26. Valve Function Review Ventricles contract, blood pumped into aorta and pulmonary trunk through SL valves Atria contract, blood fills ventricles through A-V valves

    27. Skeleton of Heart • fibrous rings to which the heart valves are attached

    28. Fibrous Skeleton of Heart • (Figure 20.5). Dense CT rings surround the valves of the heart, fuse and merge with the interventricular septum • Support structure for heart valves • Insertion point for cardiac muscle bundles • Electrical insulator between atria and ventricles • prevents direct propagation of AP’s to ventricles

    29. Path of Blood Through the Heart

    30. Path of BloodThrough the Heart

    31. Blood Supply to Heart

    32. Blood Supply to Heart

    33. Heart Actions Atrial Diastole/Ventricular Systole Atrial Systole/Ventricular Diastole

    34. Cardiac Cycle • Atrial Systole/Ventricular Diastole • blood flows passively into ventricles • remaining 30% of blood pushed into ventricles • A-V valves open/semilunar valves close • ventricles relaxed • ventricular pressure increases

    35. Cardiac Cycle • Ventricular Systole/Atrial diastole • A-V valves close • chordae tendinae prevent cusps of valves from bulging too far into atria • atria relaxed • blood flows into atria • ventricular pressure increases and opens semilunar valves • blood flows into pulmonary trunk and aorta

    36. Heart Sounds • Lubb • first heart sound • occurs during ventricular systole • A-V valves closing • Dupp • second heart sound • occurs during ventricular diastole • pulmonary and aortic semilunar valves closing Murmur – abnormal heart sound

    37. Heart Sounds

    38. Cardiac Muscle Fibers • Cardiac muscle fibers form a functional syncytium • group of cells that function as a unit • atrial syncytium • ventricular syncytium

    39. Cardiac Conduction System

    40. Cardiac Conduction System

    41. Muscle Fibers in Ventricular Walls

    42. Muscle Bundles of the Myocardium • Cardiac muscle fibers swirl diagonally around the heart in interlacing bundles

    43. Electrocardiogram • recording of electrical changes that occur in the myocardium • used to assess heart’s ability to conduct impulses P wave – atrial depolarization QRS wave – ventricular depolarization T wave – ventricular repolarization

    44. Electrocardiogram • Impulse conduction through the heart generates electrical currents that can be detected at the surface of the body. A recording of the electrical changes that accompany each cardiac cycle (heartbeat) is called an electrocardiogram (ECG or EKG). • The ECG helps to determine if the conduction pathway is abnormal, if the heart is enlarged, and if certain regions are damaged. • Figure 20.12 shows a typical ECG.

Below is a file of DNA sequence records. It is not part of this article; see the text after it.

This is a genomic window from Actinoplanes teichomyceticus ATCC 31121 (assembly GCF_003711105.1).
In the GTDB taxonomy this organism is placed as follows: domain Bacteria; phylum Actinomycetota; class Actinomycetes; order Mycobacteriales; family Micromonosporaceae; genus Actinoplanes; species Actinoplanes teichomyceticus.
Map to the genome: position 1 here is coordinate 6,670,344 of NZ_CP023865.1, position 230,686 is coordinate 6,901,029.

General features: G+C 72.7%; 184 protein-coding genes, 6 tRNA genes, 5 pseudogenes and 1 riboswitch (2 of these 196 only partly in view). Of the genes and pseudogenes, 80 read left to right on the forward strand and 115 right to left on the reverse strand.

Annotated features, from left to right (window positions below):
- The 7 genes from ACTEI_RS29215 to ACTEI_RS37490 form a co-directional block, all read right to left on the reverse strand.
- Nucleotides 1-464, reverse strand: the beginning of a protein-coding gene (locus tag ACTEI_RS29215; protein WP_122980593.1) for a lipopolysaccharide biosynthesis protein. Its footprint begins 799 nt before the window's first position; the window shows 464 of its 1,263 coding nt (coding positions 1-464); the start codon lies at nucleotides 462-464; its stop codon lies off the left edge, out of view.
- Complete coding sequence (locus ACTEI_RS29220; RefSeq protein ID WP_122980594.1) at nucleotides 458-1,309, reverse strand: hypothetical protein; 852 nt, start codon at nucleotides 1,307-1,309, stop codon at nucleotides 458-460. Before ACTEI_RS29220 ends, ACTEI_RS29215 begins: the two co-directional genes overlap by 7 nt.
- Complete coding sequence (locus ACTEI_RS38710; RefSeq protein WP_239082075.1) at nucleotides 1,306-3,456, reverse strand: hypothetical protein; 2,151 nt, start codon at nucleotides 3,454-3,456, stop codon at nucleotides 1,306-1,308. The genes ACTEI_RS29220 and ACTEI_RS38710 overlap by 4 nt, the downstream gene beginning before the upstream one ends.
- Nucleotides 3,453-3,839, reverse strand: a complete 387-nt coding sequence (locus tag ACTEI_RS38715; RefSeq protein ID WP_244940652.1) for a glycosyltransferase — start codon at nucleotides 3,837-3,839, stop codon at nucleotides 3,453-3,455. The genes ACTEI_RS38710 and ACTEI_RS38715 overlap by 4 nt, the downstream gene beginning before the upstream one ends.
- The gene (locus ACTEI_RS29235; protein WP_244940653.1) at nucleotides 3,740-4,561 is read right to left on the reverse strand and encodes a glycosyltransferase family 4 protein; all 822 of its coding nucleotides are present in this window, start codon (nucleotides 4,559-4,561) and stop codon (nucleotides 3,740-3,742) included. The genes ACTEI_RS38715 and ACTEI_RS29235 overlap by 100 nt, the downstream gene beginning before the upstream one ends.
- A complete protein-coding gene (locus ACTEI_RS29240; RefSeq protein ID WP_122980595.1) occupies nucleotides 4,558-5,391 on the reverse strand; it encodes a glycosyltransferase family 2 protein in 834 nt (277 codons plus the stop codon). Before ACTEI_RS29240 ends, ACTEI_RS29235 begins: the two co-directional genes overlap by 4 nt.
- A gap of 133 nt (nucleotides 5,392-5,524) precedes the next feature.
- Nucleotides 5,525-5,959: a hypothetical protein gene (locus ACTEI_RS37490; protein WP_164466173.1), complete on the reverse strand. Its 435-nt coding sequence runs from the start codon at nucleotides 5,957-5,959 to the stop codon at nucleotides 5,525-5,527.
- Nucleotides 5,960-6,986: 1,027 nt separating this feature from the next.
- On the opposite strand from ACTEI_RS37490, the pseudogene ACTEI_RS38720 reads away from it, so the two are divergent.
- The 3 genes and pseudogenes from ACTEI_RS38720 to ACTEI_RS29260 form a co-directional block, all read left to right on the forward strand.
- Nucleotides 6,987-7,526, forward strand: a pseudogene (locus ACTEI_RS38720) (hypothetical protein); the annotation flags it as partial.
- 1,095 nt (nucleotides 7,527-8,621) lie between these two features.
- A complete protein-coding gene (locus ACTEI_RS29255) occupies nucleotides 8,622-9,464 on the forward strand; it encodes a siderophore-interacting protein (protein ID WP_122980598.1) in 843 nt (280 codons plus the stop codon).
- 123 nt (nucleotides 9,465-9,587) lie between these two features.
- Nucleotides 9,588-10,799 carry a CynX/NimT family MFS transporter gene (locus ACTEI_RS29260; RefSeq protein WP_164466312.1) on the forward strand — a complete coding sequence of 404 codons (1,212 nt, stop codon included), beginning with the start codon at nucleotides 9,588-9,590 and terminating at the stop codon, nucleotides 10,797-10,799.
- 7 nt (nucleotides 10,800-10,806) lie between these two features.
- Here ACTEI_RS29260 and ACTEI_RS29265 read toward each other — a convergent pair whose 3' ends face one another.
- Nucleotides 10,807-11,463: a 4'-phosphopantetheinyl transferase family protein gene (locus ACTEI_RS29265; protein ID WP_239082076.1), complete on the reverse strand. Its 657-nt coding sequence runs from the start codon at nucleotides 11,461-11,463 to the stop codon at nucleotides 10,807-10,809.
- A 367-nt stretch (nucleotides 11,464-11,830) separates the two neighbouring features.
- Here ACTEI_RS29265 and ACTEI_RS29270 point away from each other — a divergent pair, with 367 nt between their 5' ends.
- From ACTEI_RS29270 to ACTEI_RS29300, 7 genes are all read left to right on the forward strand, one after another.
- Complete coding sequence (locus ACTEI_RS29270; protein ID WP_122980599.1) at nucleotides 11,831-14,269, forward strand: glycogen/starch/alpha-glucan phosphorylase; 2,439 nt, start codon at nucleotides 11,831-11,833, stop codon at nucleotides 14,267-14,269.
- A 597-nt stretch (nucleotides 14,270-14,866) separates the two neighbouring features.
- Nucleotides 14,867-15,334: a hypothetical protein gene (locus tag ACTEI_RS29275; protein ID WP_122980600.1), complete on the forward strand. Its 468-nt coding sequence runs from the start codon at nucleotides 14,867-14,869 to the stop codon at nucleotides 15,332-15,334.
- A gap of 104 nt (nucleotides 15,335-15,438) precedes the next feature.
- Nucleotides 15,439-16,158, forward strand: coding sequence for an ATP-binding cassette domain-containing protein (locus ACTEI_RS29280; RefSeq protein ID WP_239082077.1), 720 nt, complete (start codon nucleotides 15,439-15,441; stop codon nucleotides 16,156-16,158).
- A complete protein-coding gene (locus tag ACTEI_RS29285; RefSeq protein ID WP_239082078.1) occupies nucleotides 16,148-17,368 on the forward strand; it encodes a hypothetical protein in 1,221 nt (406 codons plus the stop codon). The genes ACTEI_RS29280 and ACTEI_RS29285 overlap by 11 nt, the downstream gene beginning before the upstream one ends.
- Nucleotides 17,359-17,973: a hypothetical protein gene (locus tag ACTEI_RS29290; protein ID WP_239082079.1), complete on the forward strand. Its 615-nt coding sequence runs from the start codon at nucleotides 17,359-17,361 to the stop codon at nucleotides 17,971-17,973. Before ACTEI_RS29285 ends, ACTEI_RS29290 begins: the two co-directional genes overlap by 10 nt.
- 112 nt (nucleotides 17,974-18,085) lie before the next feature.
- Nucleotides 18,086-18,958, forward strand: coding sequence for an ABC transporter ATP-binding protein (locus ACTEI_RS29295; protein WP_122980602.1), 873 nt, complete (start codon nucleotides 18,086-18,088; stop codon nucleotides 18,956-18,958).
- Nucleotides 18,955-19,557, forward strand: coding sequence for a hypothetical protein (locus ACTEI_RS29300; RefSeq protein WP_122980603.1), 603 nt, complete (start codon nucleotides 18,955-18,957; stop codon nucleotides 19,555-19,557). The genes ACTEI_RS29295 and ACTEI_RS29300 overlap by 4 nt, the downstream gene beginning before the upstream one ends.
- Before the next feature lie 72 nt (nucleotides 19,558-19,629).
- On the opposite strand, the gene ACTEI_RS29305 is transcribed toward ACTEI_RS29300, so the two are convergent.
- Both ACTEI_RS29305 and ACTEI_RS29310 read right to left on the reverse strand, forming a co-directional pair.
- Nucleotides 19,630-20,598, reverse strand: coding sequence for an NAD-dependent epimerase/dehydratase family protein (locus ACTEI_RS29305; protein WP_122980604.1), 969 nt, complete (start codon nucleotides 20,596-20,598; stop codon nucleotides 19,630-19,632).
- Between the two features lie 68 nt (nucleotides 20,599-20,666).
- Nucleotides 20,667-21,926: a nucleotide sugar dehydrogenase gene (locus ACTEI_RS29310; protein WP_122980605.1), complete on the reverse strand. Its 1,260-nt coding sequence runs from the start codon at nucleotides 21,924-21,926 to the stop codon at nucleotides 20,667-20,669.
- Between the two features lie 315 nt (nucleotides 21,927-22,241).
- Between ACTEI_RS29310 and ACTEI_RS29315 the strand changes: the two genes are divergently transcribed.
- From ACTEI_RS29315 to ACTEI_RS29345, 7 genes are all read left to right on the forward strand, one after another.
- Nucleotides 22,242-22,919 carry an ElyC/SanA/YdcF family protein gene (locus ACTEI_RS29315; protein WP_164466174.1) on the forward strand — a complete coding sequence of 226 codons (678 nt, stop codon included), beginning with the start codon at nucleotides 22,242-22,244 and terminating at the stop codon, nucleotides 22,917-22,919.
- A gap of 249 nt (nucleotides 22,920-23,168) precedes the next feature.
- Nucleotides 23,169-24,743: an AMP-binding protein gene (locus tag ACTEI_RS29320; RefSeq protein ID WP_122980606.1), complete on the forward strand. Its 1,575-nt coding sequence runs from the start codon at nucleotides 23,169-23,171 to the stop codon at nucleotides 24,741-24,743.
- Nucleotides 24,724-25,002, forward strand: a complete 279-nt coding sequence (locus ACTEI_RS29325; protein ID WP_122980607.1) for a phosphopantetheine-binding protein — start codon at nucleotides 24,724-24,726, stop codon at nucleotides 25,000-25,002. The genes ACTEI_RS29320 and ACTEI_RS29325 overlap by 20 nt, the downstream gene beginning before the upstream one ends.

45. Electrocardiogram---ECG or EKG • EKG • Action potentials of all active cells can be detected and recorded • P wave • atrial depolarization • P to Q interval • conduction time from atrial to ventricular excitation • QRS complex • ventricular depolarization • T wave • ventricular repolarization

    46. ECG • In a typical Lead II record, three clearly visible waves accompany each heartbeat It consists of:. • P wave (atrial depolarization - spread of impulse from SA node over atria) • QRS complex (ventriculardepolarization - spread of impulse through ventricles) • T wave (ventricular repolarization). • Correlation of ECG waves with atrial and ventricular systole (Figure 20.13)

    47. ECG • As atrial fibers depolarize, the P wave appears. • After the P wave begins, the atria contract (atrial systole). Action potential slows at the AV node giving the atria time to contract. • The action potential moves rapidly through the bundle branches, Purkinje fibers, and the ventricular myocardium producing the QRS complex. • Ventricular contraction after the QRS comples and continues through the ST segment. • Repolarization of the ventricles produces the T wave. • Both atria and ventricles repolarize and the P wave appears.

    48. THE CARDIAC CYCLE • A cardiac cycle consists of the systole (contraction) and diastole (relaxation) of both atria, rapidly followed by the systole and diastole of both ventricles. • Pressure and volume changes during the cardiac cycle • During a cardiac cycle atria and ventricles alternately contract and relax forcing blood from areas of high pressure to areas of lower pressure.

    49. One Cardiac Cycle - Vocabulary • At 75 beats/min, one cycle requires 0.8 sec. • systole (contraction) and diastole (relaxation) of both atria, plus the systole and diastole of both ventricles • End diastolic volume (EDV) • volume in ventricle at end of diastole, about 130ml • End systolic volume (ESV) • volume in ventricle at end of systole, about 60ml • Stroke volume (SV) • the volume ejected per beat from each ventricle, about 70ml • SV = EDV - ESV